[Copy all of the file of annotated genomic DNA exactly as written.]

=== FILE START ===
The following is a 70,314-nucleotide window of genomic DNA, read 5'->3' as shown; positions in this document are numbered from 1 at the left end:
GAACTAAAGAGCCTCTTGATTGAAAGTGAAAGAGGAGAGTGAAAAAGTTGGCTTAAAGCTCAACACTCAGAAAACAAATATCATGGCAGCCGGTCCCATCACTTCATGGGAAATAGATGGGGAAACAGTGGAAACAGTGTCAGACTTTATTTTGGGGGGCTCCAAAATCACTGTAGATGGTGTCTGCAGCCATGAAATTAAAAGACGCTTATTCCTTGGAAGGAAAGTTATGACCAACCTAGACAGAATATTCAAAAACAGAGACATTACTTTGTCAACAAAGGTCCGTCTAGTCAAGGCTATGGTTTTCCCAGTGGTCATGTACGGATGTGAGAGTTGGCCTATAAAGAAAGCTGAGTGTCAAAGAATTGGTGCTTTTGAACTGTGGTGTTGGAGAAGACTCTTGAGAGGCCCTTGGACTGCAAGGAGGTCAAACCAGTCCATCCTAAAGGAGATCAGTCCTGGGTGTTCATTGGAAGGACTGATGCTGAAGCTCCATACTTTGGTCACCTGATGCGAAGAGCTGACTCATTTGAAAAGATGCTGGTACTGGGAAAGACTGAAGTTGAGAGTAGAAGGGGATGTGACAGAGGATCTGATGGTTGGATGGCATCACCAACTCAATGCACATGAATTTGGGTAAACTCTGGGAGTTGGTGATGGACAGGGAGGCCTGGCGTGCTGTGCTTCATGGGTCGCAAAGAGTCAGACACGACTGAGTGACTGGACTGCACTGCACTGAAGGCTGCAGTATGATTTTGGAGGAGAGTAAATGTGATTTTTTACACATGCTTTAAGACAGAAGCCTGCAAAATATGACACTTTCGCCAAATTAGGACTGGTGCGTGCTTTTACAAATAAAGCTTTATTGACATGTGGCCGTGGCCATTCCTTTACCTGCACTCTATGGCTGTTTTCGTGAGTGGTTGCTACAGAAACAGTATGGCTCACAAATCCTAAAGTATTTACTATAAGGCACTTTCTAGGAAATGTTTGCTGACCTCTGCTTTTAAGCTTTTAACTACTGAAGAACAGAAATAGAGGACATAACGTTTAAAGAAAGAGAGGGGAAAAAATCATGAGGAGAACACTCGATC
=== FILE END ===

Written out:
The following is a 70,314-nucleotide window of genomic DNA, read 5'->3' as shown; positions in this document are numbered from 1 at the left end:
GAACTAAAGAGCCTCTTGATTGAAAGTGAAAGAGGAGAGTGAAAAAGTTGGCTTAAAGCTCAACACTCAGAAAACAAATATCATGGCAGCCGGTCCCATCACTTCATGGGAAATAGATGGGGAAACAGTGGAAACAGTGTCAGACTTTATTTTGGGGGGCTCCAAAATCACTGTAGATGGTGTCTGCAGCCATGAAATTAAAAGACGCTTATTCCTTGGAAGGAAAGTTATGACCAACCTAGACAGAATATTCAAAAACAGAGACATTACTTTGTCAACAAAGGTCCGTCTAGTCAAGGCTATGGTTTTCCCAGTGGTCATGTACGGATGTGAGAGTTGGCCTATAAAGAAAGCTGAGTGTCAAAGAATTGGTGCTTTTGAACTGTGGTGTTGGAGAAGACTCTTGAGAGGCCCTTGGACTGCAAGGAGGTCAAACCAGTCCATCCTAAAGGAGATCAGTCCTGGGTGTTCATTGGAAGGACTGATGCTGAAGCTCCATACTTTGGTCACCTGATGCGAAGAGCTGACTCATTTGAAAAGATGCTGGTACTGGGAAAGACTGAAGTTGAGAGTAGAAGGGGATGTGACAGAGGATCTGATGGTTGGATGGCATCACCAACTCAATGCACATGAATTTGGGTAAACTCTGGGAGTTGGTGATGGACAGGGAGGCCTGGCGTGCTGTGCTTCATGGGTCGCAAAGAGTCAGACACGACTGAGTGACTGGACTGCACTGCACTGAAGGCTGCAGTATGATTTTGGAGGAGAGTAAATGTGATTTTTTACACATGCTTTAAGACAGAAGCCTGCAAAATATGACACTTTCGCCAAATTAGGACTGGTGCGTGCTTTTACAAATAAAGCTTTATTGACATGTGGCCGTGGCCATTCCTTTACCTGCACTCTATGGCTGTTTTCGTGAGTGGTTGCTACAGAAACAGTATGGCTCACAAATCCTAAAGTATTTACTATAAGGCACTTTCTAGGAAATGTTTGCTGACCTCTGCTTTTAAGCTTTTAACTACTGAAGAACAGAAATAGAGGACATAACGTTTAAAGAAAGAGAGGGGAAAAAATCATGAGGAGAACACTCGATC